One of the things in my goodie box was my pen pal's copy of I'm Off Then. I started reading it and devoured over half the book completely enraptured by his story telling. And I soon began to wonder if I am so jaded now that I can not find the inspiration that my friend told me was there and had in fact changed her life. I wondered when he was going to get to the revelations and close conversations with God. In fact I wondered if he was ever going to get there at all. Just before I reached the stopping point, I thought to myself: well he is no different than any other star who does this and writes the book. It is about the book royalties, stupid. Wrong.
Sorry, Hape. I should have known better than to think that of someone I had not heard of before the recommendation. I should also have known that my pen pal would not steer me wrong.
I'm Off Then is one man's journey on the Camino de Santiago. A pilgrim's progression across the Pyrenees in Spain. The route was established by the Catholic church a little over 1200 years ago and sees 100,000 visitors each year. It is a difficult journey in body and mind and has the potential to open the soul to the possibilities of faith. Having had some of the truly most difficult years of my life recently smack me around a bit and finding little faith in reserve this sounded like the perfect no hassle toes dipped in water re-entry that I was looking for. I've been watching Dr. Who hoping that would happen. But all I end up doing is missing the kid that took all of his lessons to heart. I don't know where I lost her. Maybe I would find her on the road with a German comedian? Hey.... this is me we are talking about. It really could happen.
Like I said, ¾ of the way through the book and still wondering when he is going to find God and consequently, re-introduce us. Last night I got to the part that I was looking for. Over the course of his journey he met someone who told him that all he had to do was place an order for help and the Camino would provide. There came a point when he could not deny that is exactly what was happening to him. I have experienced this on a small scale recently so I kept reading.
There was a portion of his journey which was hot, desolate, solitary and lacked the regular refuge that he had grown accustomed t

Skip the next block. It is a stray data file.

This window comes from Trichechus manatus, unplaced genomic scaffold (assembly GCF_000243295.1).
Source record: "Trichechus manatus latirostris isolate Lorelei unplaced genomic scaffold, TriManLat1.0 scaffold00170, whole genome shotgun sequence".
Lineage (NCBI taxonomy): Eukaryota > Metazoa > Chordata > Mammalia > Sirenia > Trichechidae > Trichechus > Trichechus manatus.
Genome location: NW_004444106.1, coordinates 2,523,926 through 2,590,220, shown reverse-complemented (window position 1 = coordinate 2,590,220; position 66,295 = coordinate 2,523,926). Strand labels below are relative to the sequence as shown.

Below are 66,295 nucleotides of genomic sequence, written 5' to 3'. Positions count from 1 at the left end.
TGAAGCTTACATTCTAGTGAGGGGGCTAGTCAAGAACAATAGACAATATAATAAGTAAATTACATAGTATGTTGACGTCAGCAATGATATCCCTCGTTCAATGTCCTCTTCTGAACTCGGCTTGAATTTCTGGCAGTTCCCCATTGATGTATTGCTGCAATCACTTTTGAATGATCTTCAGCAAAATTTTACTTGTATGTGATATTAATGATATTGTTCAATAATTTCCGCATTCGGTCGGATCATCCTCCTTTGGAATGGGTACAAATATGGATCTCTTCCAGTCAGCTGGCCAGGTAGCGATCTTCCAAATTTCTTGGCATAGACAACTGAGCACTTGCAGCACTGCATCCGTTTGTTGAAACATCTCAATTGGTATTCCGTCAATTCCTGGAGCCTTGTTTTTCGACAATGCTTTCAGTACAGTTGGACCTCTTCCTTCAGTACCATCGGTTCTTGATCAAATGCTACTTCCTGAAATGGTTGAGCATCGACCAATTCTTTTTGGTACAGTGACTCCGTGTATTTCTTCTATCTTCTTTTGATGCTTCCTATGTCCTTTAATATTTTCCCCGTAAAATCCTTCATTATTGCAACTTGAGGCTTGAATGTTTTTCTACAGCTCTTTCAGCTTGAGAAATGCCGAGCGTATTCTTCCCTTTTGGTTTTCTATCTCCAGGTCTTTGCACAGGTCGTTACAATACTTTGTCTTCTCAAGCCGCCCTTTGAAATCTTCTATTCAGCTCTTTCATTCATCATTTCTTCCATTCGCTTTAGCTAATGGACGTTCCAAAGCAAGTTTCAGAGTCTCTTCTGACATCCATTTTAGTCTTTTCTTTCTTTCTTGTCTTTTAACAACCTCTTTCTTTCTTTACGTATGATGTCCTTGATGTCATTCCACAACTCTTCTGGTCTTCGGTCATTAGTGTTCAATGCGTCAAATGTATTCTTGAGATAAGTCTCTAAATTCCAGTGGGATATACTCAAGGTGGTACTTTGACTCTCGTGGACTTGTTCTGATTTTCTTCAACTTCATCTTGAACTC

o. Overwhelmed with the chatter and banality of the regulars he kept meeting on the way, anxious for some solitude he got exactly what he asked for. And it nearly drove him mad. So there is a lesson in being careful what one wishes for. A solitary twelve mile (or was it hour) stretch lay before him. As he stood looking at the expanse before him I thought to myself, Maybe you need a pilgrimage... not in Spain. But maybe you could walk to Marquette. Yeah.... that is 300 miles one way you idiot. You might as well walk in Spain. So I quit thinking to myself.
As the scene before him sunk in and he adjusted his pack he chose a coping method that I immediately recognized. Music. Specifically some happy melodies and cheesy 70's & 80s lyrics that "had a great beat you could dance to". Then it hit me. I've had many little Camino journeys. One in particular stood out to me.
It was half way through 2010 and I had just spent a Winter sleeping in my car and living in chep hotel while maintaining my job and my clothes so as to not reveal that I was in fact homeless. I'd become homeless on my birthday. For six months I was living with friends. We disagreed about rent. If she wasn't going to put propane in the house so that I had more than my laptop to keep me from freezing (no exaggeration) then I was not going to pay her any more. She told me to leave. My boss gave me a place in a cheap hotel that cost me my entire paycheck to stay there. Summer came and even with the discount I would not have a place to live so I broke down and went to my brother. He was the reason that I was struggling anyway. I was told to leave our dad's house so he could put it on the market. He hadn't yet and showed no signs of doing so. I needed to go back.
That was out of the question. After a lot of discussion we decided that I would house sit for a weekend while he and his wife went on vacation, just a quick weekend getaway. Then when they got back we would figure out what to do. No sooner had I set my bags down and they rushed out the door to leave than they came right back. My brother sat down with a heavy sigh, heavy head and held it in his hands. One deep breath. Two deep breaths. His wife walked in pale as winter. The third deep breath... "I have some bad news." He says.